The sight of Bill Clinton and Al Gore wedged into skin-tight Levis finally put me over the top. There they were on C-SPAN last month, shaking their groove things across the stage, hoping jeans and cowboy boots would be enough to make it seem they were Everyman. Fighting for The People! Crusading against Corrupting Influences!
Nice try, but we knew the real reason for this tawdry spectacle. Prez and Prez-lite were presiding over a multimillion-dollar fund-raiser where fawning special-interest lobbyists paid up to half a million a crack. Government by the people, for the people . . . with the largest checkbooks.
It's come to this: Democrats like me suffered through 12 extremely long years of Reagan-Bush, willing to do almost anything to get back to power. It didn't matter what was done to get there, we thought, because everything would be different when the Good Guys got to the Big House.
Eight years later, what do we have? Two terms of poll-driven politics; a stage-managed miniseries whose sole intent is to stay in power. Every day there are new rumblings about Gore's questionable fund-raising from inside the White House.
So this Democrat is jumping off the Good Time Express to the 21st century, leaving behind the Clinton-Gore team that left me behind a long time ago.
I'm voting for Ralph Nader, the charisma-challenged schoolmarm of a Green Party presidential candidate who has been dryly, but honestly, singing the same tune for four decades.
To put this decision in perspective, consider an analogy that fits slightly better than Clinton's and Gore's jeans. Take grocery-store produce departments: A few years ago you couldn't get an apple in this town that wasn't loaded with artificial chemicals. People kept picking from the lesser of evils and stores never changed. Finally we had enough and started buying organic produce at co-ops. What happened next? Grocery stores got wise and started carrying organics. Competition made them better.
Carry this lesson into our electoral system, where for too long we have accepted the political equivalent of chemical-laden apples. Faced with inferior choices, we shrug our shoulders with resignation, pick the best of a bad lot and shuffle obediently off to the next aisle. Only when we storm out of the store with an empty cart will we ever see a change.
Won't a vote for Nader help throw the election to George W. Bush, whose record-shattering, morals-shattering fund-raising juggernaut makes Clinton and Gore look like Girl Scouts at a bake sale?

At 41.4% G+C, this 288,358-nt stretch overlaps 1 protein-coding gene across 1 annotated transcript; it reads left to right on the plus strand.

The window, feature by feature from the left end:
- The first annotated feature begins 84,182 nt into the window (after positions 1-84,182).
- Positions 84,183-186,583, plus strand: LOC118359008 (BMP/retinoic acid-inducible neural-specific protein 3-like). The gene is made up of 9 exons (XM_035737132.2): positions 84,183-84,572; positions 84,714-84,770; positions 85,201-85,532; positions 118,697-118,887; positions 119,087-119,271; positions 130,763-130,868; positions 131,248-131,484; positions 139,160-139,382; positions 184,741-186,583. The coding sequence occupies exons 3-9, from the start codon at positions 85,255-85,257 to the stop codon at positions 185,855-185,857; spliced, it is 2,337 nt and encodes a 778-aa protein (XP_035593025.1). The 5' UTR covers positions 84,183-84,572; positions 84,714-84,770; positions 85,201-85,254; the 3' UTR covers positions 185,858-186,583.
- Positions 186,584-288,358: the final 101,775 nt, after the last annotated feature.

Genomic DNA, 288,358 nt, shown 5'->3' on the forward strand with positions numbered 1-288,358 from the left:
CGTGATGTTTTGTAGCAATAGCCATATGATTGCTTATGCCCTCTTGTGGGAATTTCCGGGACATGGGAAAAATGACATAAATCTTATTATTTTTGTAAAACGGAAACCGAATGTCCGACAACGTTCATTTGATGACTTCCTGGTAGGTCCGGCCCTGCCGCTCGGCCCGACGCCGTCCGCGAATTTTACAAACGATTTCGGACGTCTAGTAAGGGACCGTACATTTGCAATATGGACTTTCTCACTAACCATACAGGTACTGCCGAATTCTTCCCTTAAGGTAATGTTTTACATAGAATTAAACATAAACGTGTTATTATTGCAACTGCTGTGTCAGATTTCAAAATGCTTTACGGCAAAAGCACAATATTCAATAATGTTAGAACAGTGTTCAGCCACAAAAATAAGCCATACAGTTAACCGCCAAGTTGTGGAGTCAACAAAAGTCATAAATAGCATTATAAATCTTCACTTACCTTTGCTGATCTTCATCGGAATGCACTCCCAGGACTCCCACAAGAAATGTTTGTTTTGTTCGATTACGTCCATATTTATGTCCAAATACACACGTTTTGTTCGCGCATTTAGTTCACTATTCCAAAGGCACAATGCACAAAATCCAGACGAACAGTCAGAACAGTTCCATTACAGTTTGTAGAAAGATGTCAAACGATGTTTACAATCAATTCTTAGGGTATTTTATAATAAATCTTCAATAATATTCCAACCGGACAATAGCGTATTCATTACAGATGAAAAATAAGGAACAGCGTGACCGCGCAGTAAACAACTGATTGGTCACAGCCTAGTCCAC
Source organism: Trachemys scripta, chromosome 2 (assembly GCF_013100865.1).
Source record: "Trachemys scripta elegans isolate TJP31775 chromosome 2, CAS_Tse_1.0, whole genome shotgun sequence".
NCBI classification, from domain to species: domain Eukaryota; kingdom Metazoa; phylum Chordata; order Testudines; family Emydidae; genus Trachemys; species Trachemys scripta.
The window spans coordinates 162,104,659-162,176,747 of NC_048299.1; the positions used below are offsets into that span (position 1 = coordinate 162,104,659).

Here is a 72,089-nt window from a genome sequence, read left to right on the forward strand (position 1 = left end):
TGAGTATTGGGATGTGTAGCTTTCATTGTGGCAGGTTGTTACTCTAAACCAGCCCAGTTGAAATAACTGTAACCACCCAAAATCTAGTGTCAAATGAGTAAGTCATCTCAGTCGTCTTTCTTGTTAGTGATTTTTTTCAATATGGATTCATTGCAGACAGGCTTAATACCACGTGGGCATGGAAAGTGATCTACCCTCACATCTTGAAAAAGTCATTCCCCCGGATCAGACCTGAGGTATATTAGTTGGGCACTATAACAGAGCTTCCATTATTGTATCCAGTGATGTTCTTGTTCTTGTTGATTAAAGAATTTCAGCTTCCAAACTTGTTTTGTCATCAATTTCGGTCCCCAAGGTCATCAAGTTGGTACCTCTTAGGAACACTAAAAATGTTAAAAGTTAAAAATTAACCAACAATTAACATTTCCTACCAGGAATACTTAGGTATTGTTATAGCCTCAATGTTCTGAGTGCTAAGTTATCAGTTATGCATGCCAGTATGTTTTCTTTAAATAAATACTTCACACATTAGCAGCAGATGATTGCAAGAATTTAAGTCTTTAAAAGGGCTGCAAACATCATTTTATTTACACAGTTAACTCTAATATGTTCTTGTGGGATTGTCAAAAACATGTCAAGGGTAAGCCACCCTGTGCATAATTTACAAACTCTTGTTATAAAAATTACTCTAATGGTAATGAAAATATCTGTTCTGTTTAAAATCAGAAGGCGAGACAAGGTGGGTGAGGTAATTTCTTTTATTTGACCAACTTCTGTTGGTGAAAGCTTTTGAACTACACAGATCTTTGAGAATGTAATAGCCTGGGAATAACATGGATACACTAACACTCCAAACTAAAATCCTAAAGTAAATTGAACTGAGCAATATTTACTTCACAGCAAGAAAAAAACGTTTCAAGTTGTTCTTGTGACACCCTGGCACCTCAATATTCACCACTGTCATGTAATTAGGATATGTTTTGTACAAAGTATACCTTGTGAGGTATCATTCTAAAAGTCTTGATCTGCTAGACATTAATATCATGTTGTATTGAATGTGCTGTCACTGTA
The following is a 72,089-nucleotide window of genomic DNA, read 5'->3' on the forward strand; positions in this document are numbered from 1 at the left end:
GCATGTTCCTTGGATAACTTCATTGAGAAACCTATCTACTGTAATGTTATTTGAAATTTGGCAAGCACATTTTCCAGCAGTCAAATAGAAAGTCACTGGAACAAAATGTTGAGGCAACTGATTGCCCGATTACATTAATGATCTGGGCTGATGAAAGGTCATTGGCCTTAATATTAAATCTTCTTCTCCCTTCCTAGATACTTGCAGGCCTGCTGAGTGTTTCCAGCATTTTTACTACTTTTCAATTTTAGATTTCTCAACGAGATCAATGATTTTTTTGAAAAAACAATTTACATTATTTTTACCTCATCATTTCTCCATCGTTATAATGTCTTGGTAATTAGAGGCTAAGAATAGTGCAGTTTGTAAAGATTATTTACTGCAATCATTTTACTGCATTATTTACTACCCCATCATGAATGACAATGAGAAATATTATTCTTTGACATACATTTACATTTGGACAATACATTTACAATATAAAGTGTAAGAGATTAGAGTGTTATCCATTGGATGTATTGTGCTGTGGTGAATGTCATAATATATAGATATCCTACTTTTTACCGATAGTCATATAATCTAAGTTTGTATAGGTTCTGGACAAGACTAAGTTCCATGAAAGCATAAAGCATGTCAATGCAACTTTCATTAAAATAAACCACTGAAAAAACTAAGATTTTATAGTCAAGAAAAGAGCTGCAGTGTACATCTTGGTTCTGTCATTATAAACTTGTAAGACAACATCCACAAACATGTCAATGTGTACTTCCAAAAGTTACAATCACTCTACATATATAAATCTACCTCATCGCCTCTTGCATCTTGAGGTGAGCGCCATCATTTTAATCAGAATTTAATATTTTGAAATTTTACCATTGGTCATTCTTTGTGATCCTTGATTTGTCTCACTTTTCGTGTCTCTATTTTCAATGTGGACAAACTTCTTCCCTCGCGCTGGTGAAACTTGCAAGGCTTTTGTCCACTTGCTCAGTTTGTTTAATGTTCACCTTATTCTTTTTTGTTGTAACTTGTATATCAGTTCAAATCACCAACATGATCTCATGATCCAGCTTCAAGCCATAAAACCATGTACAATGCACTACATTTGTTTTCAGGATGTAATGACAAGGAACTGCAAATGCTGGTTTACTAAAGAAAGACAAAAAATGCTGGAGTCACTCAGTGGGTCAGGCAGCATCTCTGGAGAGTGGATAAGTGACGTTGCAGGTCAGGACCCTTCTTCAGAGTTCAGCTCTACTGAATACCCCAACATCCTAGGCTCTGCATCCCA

Maybe, maybe not, but supporting Nader may help Democrats get control of Congress. Here's how that is already playing out in Minnesota:
Rep. Bill Luther, who should be cruising to reelection in the Sixth Congressional District, and Democrat Mary Rieder, who has a chance to defeat incumbent Gil Gutknecht in the First Congressional District, are both in danger of losing.
The reason? Polls show Bush far ahead of Gore in both districts among likely voters.
The disaffected progressive Democrats that Nader brings to the polls could help tip these races to Rieder and Luther.
And who do you think Nader supporters will vote for in the U.S. Senate race: a progressive Democrat nominee or ultra-conservative Sen. Rod Grams?
Those who doubt this argument should remember Minnesota's last election: Jesse Ventura drew thousands more people to the polls who went down the ballot, voted against incumbents, and, in the process, helped Republicans take control of the State House.
In this strange political year, supporting Nader may well be the pragmatic choice for Democrats. Far more important, it is a choice we have to make if we are to preserve a party and system that are deeply discredited.
I'm sure come fall, as Nader drones on in monologue, badly in need of a Naomi Wolf makeover, I'll be nostalgic for the days when my sax-playing candidate could charm the late-night audience. But at least he won't be fleecing Buddhist monks for spare change.
R.T. Rybak, of Minneapolis, is a longtime DFL activist. He was one of the organizers of Bill Bradley's Minnesota campaign.
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